News :: Elections & Legislation
Republican vote suppression
31 Oct 2004
Republican operatives behind President George W. Bush have launched a massive, coordinated vote suppression effort in key battleground states across America.
I am a Union Steward with UFCW Local 271 .
The following are excerpts from email I received 10-28-Thu & 10-30-Sat.

Republican operatives behind President George W. Bush have launched a massive, coordinated vote suppression effort in key battleground states across America.

The Bush team is recycling tactics from the 1980s that courts found then to be deliberate attempts to intimidate and suppress the votes of people of color: sending mail to predominantly black communities and challenging voter registrations based on returned undeliverable mail. The Republicans remain under a consent decree covering the practice--but that's not stopping them.

Bush's Justice Department has been arguing in court that individual voters should not be allowed to sue to protect their voting rights under the Help America Vote Act (HAVA). Only Bush's Justice Department should be able to sue, they claim. (Los Angeles Times; )

Bush's camp is facing legal challenges and public outcries from Wisconsin to Florida, including a lawsuit by unions and civil rights groups--but even that's not stopping their drive to disenfranchise tens of thousands of voters, especially voters of color.
  1. In Oregon, a leaked Republican "observation manual" calls for volunteers with video cameras to show up at ballot drop-off centers Election Night. "If they start videotaping when some people are still voting, some voters might consider that intimidating," state Elections Director John Lindback said. (The Oregonian, 10/19/04)
  2. In Pennsylvania, Republican House Speaker and Bush-Cheney '04 State Regional Campaign Chair John Perzel acknowledged his job is to suppress the largely minority Philadelphia vote. "The Kerry campaign needs to come out with humongous numbers here in Philadelphia," Perzel told U.S. News & World Report . "It's important for me to keep that number down."
  3. In Florida, documents prepared for top RNC and Bush campaign operatives list voters in predominantly black areas of Jacksonville whose votes Bush supporters likely will challenge, according to the Leadership Conference on Civil Rights, citing the BBC .
  4. In Florida, Republicans are keeping lists of thousands of voters-- and planning to challenge 14,000 voters they claim are felons.
  5. In Ohio, Bush supporters filed 35,000 voter eligibility challenges and were preparing to send challengers to 8,000 polling places on Election Day to suppress more votes, according to The Washington Post . A judge had to step in to block their efforts.
  6. In Akron, 62-year-old Catherine Herold, a voter for 40 years, was among the angry citizens at a Summit County elections board hearing whose right to vote had been challenged--because she had refused mass mailings sent to her by the Republican Party. The board dismissed all 976 Republican registration challenges. In fact, criminal charges could be brought against challengers who, contrary to law, filed challenges under direction of the Republican Party with no first-hand knowledge that the voter registrations were not legitimate. ( Dayton Daily News ; Knight Ridder Newspapers)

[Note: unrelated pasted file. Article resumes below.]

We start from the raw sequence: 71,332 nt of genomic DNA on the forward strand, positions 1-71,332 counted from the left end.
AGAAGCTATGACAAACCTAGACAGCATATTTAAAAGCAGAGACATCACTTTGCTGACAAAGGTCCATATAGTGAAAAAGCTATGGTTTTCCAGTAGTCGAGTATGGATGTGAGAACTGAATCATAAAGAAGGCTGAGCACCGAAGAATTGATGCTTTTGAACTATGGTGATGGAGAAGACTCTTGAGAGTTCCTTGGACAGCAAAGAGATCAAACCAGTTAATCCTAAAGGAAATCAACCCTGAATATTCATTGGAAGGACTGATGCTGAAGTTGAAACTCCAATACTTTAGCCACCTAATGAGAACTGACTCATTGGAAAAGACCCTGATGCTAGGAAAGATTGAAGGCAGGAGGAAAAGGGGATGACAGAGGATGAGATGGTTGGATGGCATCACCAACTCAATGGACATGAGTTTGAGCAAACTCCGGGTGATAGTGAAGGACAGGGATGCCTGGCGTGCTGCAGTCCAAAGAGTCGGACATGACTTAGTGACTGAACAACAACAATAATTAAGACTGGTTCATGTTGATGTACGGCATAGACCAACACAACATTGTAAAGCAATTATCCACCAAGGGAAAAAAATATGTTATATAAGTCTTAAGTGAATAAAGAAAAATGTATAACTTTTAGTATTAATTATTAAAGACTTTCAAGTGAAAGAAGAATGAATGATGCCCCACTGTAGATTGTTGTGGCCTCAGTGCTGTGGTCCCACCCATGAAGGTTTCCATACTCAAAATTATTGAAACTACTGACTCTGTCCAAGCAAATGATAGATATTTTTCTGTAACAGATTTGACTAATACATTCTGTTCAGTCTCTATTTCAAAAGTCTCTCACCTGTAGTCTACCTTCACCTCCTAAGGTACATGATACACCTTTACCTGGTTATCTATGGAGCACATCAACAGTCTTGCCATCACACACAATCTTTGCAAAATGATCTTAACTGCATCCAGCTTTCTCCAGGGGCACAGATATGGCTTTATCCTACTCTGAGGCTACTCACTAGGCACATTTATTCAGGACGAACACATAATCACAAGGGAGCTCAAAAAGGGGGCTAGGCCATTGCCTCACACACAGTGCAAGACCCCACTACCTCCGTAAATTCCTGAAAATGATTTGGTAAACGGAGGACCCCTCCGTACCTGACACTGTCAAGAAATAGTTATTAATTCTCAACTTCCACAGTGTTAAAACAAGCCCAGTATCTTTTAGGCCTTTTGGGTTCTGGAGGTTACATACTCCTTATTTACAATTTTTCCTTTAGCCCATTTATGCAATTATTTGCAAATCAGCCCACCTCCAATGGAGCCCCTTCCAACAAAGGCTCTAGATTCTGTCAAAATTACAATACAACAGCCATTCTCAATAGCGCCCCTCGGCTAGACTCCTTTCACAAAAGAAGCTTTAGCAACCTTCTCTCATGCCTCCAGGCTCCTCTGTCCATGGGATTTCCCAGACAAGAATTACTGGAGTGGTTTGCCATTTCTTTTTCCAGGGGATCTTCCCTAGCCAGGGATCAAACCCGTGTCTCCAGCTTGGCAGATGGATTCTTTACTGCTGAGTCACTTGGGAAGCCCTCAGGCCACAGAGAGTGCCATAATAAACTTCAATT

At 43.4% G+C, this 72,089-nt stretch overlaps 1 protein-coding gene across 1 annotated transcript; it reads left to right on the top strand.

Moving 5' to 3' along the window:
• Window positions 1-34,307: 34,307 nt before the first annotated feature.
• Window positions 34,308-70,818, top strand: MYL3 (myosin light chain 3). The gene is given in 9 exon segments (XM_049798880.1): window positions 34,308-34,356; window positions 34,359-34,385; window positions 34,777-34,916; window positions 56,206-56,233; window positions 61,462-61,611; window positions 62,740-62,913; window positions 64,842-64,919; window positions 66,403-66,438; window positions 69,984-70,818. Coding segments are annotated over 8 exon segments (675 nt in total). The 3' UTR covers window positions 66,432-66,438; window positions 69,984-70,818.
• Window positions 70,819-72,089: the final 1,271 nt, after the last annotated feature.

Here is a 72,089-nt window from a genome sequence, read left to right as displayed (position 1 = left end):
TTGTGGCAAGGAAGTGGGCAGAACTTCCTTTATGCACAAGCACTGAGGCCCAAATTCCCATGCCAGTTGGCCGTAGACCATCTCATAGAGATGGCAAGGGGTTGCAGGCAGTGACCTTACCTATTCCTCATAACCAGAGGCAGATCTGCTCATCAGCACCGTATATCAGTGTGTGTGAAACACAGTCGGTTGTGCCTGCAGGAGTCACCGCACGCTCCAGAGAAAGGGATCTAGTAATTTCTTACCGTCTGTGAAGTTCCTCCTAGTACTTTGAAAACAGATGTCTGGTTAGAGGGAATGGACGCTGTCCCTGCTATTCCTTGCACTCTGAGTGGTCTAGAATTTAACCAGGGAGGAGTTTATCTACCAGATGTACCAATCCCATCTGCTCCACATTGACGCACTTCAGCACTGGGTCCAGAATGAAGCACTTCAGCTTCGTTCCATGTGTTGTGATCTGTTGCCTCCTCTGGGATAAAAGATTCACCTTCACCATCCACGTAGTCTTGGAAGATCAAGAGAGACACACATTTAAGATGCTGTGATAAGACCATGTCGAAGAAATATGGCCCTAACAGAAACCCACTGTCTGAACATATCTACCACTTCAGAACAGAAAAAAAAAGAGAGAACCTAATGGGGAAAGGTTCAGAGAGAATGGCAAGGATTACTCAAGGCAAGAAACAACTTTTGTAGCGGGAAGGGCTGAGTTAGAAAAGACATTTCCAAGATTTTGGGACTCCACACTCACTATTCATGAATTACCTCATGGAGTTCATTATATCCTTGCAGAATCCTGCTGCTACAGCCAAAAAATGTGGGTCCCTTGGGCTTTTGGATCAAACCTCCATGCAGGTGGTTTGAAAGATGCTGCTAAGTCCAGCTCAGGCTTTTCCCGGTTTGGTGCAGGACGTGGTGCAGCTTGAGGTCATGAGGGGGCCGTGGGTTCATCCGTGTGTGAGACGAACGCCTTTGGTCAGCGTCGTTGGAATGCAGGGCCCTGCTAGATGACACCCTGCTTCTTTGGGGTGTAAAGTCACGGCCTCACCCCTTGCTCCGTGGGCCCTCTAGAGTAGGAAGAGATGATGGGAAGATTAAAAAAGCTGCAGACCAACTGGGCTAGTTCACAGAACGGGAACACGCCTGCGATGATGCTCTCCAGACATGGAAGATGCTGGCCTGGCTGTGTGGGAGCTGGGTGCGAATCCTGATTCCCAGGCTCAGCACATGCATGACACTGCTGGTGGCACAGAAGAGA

7. Ohio's Republican Secretary of State J. Kenneth Blackwell was fighting a judge's dismissal of Bush team challenges of voters in heavily minority areas--but under pressure he now wants to ban all challenges until after the election. Ohio's Republican attorney general is refusing. At the time of this e-mail, the issue remained unresolved. (The Washington Post ; press statement from J. Kenneth Blackwell)
  8. In two Ohio counties--Greene and Champaign--voters who were challenged but didn't attend elections board hearings, including students at historically black colleges, will have to vote using provisional ballots, even if they can prove on Election Day where they live.
  9. Massive attempts at vote suppression are not limited to Ohio. The Bush team in Wisconsin also attempted to challenge 5,600 Milwaukee voters. "The move in Milwaukee, a heavily minority and Democratic stronghold, is part of a national effort by Republicans in many battleground states," according to The Washington Post .
  10. They're planning to put vote challengers right in the polling places in predominantly minority areas of Colorado and Florida and possibly other states.
You don't have to read very far in any day's newspaper to find more examples of Bush's team pulling out all the stops to win this election by disenfranchising voters--especially people of color, people with disabilities, seniors and new voters.

It shouldn't be a surprise that Bush's folks think they can win this election by disenfranchising voters. It worked for them in 2000. But we're going to make our voices heard--loud and clear!
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